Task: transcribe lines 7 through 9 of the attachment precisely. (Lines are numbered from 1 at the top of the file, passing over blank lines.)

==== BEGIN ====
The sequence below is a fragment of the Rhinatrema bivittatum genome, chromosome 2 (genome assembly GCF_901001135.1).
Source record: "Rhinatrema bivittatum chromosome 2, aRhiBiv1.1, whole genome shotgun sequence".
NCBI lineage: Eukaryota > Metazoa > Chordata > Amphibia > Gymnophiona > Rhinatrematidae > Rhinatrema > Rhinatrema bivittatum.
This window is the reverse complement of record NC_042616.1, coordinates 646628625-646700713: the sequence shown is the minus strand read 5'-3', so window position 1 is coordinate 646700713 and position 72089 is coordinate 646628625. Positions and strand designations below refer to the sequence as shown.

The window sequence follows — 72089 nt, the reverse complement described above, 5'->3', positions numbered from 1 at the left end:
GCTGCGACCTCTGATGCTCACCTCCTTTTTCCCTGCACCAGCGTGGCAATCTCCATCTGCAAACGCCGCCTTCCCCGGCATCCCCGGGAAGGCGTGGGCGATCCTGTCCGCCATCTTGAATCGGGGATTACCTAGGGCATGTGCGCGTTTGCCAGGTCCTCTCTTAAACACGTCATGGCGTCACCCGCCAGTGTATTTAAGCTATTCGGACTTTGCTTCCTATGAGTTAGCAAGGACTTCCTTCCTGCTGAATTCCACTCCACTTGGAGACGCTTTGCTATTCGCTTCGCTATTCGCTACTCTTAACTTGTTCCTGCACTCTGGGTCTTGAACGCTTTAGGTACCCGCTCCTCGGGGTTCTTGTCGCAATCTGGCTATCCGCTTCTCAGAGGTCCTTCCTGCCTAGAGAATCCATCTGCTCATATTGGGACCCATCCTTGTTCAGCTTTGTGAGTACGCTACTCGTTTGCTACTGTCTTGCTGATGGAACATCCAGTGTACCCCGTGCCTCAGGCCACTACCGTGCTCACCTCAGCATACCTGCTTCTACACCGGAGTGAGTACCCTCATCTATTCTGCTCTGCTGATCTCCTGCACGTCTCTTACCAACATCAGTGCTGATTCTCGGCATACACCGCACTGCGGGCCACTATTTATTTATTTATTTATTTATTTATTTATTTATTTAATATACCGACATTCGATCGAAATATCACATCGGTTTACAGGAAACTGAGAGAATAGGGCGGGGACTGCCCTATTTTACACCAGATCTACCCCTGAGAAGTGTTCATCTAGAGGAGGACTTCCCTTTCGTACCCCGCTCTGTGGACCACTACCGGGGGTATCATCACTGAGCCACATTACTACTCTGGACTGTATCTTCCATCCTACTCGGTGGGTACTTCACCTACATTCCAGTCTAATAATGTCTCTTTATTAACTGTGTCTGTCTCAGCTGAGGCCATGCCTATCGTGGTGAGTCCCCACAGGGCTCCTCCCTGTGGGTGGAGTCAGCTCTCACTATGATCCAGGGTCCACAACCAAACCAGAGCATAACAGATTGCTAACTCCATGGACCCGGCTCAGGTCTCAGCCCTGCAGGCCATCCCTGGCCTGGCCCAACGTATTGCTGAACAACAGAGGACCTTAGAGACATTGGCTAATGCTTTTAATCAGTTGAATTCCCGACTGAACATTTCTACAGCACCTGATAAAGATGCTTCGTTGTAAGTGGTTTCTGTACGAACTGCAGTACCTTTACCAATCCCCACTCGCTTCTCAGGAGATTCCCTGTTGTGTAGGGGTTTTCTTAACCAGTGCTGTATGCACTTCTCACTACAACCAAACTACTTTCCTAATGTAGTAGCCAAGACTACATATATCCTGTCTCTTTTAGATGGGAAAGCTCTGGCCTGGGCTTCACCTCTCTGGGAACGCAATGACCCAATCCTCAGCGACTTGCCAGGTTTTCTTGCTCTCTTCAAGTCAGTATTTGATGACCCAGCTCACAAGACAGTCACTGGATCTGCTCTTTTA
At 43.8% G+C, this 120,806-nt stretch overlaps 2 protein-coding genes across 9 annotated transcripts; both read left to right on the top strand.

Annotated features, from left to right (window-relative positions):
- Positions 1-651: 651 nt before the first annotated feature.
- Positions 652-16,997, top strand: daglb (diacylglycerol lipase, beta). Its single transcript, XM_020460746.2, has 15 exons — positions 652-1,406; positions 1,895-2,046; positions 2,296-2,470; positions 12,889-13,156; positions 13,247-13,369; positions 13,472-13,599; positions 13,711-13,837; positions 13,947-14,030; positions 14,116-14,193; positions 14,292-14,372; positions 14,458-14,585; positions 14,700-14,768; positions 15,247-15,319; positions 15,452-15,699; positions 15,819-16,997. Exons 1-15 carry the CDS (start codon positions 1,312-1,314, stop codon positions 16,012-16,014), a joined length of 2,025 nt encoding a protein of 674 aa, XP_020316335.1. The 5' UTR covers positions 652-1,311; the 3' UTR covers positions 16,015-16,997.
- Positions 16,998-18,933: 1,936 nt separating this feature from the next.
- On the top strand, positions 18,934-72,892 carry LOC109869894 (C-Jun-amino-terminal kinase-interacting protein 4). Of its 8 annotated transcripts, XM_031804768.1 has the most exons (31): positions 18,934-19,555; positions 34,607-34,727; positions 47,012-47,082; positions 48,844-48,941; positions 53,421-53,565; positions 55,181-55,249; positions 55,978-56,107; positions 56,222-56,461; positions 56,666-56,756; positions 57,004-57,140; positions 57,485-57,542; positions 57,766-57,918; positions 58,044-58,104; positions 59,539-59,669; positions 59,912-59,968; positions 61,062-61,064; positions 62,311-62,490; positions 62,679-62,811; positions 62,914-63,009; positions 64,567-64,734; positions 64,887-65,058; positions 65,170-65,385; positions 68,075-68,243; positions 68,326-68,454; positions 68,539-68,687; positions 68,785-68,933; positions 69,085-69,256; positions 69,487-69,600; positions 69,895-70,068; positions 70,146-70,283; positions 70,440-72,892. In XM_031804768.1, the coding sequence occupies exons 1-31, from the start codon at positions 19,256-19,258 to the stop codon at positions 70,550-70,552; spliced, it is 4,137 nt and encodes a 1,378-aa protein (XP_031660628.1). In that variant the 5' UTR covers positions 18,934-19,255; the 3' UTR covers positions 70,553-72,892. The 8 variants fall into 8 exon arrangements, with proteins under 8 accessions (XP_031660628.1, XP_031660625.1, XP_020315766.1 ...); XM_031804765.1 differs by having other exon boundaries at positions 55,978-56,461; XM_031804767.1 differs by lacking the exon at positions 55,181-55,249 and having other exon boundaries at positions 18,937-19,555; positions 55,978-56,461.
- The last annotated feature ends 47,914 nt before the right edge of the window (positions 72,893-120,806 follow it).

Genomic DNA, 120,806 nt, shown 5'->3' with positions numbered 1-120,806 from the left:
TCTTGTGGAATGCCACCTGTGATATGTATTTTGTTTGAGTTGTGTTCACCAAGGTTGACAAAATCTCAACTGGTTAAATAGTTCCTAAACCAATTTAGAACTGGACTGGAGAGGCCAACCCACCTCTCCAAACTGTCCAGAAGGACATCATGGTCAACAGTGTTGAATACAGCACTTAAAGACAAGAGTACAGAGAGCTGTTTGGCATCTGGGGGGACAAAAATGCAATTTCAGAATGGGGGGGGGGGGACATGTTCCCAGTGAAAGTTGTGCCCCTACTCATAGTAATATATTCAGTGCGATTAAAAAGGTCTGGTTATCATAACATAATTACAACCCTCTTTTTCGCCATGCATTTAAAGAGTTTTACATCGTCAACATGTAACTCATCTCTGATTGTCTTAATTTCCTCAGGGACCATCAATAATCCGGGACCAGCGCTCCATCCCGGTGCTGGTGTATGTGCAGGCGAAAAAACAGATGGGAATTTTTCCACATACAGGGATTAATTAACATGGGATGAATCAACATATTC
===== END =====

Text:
At 43.8% G+C, this 120,806-nt stretch overlaps 2 protein-coding genes across 9 annotated transcripts; both read left to right on the top strand.

Annotated features, from left to right (window-relative positions):
- Positions 1-651: 651 nt before the first annotated feature.